In a recent Nevada case, I was asked to testify as an expert concerning the risk of a child's international travel to Bali, Indonesia. The Nevada Court relied upon my expert testimony as to Indonesian law and practices concerning child abduction. Indonesia is not a signatory to the Hague Convention on International Child Abduction, and if the court allowed the father to take his two minor children there, the only available recourse to the mother would have been through the Indonesian courts in the event of a wrongful retention.
My testimony was well accepted by the court, and referenced throughout the written opinion. The following are selected excerpts:
“In support of Mother's concerns, she attached the affidavit of Jeremy D. Morley, a prestigious international family law attorney, wherein Mr. Morley described several child custody matters he has handled involving Indonesia. Mr. Morley opined that Indonesia did not comply with international norms for the return of abducted children and noted that parental child abduction is not a crime under Indonesian law. Mother drew attention to Mr. Morley's discussion of the implications of the children's dual nationalities, as dual citizenship could hamper the U.S. Embassy's ability to protect the children.”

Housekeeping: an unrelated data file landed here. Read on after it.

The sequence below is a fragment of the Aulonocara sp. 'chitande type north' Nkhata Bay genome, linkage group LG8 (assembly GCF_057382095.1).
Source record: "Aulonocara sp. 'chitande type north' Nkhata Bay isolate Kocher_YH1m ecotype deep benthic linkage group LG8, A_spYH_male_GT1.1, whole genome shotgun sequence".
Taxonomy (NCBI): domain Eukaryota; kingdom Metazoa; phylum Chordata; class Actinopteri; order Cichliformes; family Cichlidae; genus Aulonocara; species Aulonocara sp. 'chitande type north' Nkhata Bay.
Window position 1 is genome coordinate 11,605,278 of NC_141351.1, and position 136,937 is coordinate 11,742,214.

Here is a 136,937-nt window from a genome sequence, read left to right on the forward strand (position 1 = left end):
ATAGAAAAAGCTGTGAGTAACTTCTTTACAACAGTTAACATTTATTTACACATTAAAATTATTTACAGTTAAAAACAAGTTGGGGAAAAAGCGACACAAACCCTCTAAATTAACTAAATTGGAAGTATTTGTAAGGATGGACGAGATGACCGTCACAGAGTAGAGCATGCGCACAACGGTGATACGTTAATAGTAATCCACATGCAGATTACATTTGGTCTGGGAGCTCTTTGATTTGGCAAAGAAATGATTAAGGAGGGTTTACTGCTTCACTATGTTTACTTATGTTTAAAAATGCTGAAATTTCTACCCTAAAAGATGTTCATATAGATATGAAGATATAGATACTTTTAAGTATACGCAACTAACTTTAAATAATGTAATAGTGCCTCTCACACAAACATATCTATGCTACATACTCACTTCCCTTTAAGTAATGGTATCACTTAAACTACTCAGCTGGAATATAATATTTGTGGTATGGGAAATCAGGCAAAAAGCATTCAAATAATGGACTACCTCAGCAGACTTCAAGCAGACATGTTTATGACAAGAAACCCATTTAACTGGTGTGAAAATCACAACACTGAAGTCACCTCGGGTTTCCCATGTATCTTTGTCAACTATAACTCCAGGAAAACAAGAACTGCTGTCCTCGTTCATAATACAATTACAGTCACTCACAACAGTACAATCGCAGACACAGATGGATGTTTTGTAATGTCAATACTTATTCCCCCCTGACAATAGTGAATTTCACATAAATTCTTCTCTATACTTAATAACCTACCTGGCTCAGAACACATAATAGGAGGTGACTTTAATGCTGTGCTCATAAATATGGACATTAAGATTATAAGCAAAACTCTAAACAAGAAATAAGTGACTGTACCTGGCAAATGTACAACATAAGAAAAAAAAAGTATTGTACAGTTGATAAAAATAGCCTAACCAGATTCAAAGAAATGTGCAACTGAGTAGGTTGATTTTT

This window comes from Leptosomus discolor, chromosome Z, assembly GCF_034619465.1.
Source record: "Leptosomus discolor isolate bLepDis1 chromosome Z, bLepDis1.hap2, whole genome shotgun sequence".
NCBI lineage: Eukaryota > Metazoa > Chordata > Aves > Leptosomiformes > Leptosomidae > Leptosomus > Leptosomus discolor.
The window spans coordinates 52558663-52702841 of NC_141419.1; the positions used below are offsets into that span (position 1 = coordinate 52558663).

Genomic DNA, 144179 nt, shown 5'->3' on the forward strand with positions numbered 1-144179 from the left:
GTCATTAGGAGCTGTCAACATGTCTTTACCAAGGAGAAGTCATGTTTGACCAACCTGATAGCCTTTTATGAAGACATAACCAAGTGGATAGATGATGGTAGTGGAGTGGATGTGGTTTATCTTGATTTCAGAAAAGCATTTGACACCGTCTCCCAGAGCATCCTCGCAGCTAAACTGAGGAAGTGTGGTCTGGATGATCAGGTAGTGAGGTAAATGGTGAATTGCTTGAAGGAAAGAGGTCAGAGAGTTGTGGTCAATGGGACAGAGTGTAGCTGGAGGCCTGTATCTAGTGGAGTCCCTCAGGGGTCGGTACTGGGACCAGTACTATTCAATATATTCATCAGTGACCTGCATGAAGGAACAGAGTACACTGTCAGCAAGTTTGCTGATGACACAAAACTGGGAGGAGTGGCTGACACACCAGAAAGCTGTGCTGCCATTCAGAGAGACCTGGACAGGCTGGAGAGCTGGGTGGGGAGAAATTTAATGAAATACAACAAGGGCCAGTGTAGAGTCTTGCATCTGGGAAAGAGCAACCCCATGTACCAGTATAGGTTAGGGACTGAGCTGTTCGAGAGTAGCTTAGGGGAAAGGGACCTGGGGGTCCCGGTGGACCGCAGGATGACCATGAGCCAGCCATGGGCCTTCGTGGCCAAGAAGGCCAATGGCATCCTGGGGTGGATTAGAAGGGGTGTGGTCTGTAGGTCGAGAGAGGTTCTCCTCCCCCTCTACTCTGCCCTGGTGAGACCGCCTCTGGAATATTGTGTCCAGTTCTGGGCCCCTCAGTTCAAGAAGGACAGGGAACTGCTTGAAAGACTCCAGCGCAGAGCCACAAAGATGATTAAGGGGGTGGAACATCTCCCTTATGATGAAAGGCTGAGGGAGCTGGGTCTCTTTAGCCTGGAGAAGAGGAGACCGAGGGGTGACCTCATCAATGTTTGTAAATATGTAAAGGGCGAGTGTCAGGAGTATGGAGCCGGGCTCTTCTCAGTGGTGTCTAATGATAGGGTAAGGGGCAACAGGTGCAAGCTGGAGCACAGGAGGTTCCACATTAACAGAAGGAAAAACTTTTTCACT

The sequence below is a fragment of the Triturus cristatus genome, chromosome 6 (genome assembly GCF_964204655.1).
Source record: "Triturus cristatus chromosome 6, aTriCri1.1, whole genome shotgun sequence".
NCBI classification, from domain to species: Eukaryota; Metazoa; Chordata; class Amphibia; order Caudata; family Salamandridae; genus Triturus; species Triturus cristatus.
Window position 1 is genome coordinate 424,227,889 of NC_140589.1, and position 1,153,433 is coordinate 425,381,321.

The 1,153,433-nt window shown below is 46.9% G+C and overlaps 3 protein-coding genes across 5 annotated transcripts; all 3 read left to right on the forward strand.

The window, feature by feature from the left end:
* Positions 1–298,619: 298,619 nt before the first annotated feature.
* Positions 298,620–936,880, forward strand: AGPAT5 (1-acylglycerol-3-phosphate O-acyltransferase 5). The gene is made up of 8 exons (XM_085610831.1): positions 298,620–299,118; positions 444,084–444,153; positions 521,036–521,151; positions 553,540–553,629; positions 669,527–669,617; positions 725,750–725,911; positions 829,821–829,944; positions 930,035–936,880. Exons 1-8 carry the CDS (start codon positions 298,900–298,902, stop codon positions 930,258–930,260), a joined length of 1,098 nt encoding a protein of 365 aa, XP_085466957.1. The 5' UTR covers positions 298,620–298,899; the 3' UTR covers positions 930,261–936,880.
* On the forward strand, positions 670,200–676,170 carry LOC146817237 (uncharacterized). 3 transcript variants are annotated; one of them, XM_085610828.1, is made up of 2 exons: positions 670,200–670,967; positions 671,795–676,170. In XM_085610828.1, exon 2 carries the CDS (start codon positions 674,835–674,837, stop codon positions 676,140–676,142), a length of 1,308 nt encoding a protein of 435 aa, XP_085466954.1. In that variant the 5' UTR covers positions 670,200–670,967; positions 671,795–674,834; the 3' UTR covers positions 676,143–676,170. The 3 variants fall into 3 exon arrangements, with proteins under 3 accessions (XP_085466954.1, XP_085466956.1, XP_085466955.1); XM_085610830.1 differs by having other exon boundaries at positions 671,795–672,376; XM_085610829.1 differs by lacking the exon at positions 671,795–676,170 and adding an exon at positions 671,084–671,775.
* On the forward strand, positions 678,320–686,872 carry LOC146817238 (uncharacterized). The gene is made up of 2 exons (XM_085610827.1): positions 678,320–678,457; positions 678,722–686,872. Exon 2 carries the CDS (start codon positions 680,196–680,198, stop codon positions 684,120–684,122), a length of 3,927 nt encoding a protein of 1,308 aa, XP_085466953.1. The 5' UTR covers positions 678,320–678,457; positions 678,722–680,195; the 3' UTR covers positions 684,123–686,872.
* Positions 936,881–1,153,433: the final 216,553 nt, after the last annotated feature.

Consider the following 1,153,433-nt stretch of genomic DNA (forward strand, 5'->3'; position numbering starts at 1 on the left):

“Based upon the Court's concerns regarding Indonesia's status as a non-signatory to the Hague Convention, the implications of the children's dual citizenship, evidence of Father's lack of significant ties to Reno, and in consideration of Mr. Morley's Affidavit, the Court does not find that good cause exists to allow the children to travel with Father to Bali.”
Once again, this case shows that the many countries who have not signed the Hague Convention on international child abduction and who do not have an independent and reliable family law system are doing a disservice to their own citizens.
Since the Indonesian legal system cannot be relied upon to return internationally abducted children, courts should be wary of permitting a child's travel there, if the potentially left-behind parent objects.